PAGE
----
International, national, and local environmental policies have a major economic effect, with the costs and the benefits of policy alternatives being a central issue. Environmental Economics investigates economic theory and policy in respect of the use and protection of the natural and built environment. Topics include the reasons for pollution and how it might be controlled; the causes of resource degradation and resource management; issues in environmental policy evaluation; international dimensions of environmental problems and environmental economics in action. Students are encouraged to engage in critical and analytical approaches to both problem solving and policy design and evaluation.
|Faculty||Faculty of Business and Law|
|School||Newcastle Business School|
Not currently offered
Previously offered in 2011, 2010, 2009, 2008, 2007, 2006, 2005, 2004
Although the objective of the course is to clarify those technical capabilities of economics that may contribute to sound environmental decision-making, it is felt that the course should also serve a wider educational need by reflection on the growing magnitude of environmental problems and on the scope of the political process to envisage and build a desirable and sustainable future.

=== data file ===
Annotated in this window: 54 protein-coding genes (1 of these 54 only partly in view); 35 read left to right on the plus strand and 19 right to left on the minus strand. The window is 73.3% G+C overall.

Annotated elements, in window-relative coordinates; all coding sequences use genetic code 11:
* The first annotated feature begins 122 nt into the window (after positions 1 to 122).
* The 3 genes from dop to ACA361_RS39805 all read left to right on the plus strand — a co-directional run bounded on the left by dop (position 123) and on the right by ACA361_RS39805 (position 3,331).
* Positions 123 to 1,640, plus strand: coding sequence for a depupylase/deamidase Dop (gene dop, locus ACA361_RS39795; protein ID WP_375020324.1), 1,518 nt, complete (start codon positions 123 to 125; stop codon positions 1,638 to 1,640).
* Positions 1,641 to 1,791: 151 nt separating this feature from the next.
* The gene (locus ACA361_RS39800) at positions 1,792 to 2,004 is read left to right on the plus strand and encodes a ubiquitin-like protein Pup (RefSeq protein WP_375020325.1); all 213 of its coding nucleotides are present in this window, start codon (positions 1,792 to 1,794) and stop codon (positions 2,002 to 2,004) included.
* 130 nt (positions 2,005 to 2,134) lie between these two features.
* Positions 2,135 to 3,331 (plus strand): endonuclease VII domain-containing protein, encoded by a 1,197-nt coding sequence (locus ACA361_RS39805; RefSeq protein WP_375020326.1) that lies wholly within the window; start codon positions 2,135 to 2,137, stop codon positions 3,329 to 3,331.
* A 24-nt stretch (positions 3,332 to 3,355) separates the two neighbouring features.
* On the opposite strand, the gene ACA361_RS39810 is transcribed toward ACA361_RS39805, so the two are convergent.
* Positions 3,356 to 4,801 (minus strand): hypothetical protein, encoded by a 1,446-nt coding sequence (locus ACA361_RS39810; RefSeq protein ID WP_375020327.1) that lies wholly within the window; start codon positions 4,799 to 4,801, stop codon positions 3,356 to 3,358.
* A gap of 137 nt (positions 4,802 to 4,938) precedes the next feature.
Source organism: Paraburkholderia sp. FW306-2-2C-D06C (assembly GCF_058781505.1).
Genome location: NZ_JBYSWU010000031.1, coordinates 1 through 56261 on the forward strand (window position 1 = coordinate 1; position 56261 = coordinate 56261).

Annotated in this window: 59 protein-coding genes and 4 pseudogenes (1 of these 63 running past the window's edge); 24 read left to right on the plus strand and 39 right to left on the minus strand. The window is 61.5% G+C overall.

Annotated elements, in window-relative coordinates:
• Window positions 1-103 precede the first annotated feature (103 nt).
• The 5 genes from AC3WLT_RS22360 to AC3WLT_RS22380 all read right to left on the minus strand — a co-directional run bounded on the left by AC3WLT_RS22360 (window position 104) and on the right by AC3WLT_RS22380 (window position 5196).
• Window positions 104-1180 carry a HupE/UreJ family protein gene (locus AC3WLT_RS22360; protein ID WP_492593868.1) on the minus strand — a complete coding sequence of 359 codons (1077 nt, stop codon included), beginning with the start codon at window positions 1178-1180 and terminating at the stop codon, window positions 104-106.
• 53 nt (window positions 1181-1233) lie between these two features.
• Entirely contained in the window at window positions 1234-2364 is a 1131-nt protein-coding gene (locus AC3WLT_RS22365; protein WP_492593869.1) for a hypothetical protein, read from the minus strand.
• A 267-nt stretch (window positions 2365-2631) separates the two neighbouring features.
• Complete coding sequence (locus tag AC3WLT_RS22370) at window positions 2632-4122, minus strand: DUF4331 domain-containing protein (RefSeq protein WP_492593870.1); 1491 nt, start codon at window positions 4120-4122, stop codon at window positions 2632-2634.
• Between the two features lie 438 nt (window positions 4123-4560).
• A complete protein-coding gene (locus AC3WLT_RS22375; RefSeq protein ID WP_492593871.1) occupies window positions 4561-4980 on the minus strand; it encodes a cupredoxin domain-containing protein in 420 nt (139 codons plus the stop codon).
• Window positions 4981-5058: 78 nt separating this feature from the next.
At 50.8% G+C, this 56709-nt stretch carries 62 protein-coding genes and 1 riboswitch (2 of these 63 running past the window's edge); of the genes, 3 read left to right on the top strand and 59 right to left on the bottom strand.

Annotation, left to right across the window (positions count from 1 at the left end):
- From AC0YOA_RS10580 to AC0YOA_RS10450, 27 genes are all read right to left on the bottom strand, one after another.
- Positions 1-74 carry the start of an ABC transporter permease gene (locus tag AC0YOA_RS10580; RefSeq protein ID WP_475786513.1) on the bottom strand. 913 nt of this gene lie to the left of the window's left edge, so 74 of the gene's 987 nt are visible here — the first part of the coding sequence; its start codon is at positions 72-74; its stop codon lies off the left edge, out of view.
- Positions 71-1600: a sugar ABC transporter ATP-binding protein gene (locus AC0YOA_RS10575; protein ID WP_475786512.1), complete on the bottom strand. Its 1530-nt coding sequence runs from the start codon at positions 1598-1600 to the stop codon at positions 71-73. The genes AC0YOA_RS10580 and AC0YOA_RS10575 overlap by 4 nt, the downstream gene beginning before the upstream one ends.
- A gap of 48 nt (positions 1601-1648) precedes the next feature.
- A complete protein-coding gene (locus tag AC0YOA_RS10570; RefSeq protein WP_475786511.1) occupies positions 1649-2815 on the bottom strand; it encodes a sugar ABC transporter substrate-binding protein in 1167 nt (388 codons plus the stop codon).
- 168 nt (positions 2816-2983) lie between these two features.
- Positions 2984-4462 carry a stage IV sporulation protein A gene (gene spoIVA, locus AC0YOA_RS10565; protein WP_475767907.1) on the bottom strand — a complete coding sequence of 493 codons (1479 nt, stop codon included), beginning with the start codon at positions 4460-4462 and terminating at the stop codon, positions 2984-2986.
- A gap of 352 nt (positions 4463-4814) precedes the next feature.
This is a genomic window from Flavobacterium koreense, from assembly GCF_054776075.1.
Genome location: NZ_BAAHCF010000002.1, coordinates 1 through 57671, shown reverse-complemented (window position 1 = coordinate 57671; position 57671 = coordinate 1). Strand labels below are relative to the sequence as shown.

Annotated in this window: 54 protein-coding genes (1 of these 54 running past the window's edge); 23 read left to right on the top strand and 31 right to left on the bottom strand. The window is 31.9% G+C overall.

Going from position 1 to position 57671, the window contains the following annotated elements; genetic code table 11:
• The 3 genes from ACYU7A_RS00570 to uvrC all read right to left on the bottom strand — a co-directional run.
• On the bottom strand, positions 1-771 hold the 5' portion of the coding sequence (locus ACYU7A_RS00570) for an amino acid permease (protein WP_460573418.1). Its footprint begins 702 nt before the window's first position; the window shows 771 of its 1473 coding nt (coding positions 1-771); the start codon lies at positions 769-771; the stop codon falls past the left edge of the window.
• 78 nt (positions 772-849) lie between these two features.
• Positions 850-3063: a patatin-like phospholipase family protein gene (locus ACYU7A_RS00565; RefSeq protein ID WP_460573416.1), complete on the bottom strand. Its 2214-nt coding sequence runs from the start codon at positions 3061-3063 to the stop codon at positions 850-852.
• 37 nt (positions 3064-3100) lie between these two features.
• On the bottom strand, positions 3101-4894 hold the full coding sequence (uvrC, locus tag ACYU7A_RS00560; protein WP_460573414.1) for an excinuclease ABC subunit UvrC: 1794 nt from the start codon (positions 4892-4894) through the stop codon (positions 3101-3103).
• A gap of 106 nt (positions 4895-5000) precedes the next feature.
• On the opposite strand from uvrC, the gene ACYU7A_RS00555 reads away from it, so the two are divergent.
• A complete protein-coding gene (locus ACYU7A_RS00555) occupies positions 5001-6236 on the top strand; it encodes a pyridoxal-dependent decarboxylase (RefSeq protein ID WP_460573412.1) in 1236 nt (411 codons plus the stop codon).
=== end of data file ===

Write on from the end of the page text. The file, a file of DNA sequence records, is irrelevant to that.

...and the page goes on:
Upon successful completion of the course, it is intended you will be able to:
1.Integrate varying perspectives of environmental issues including those of a historical, political and cultural nature,
which concern pollution, urbanisation, natural resource management and conservation.
2.Comprehend the concept of market failure, environmental capital, bio-mimicry, and resilience, especially in terms of their
|Replacing Course(s)||Not Applicable|
|Assumed Knowledge||Students are expected to have advanced to third year courses.|
|Timetable||2018 Course Timetables for ECON3320|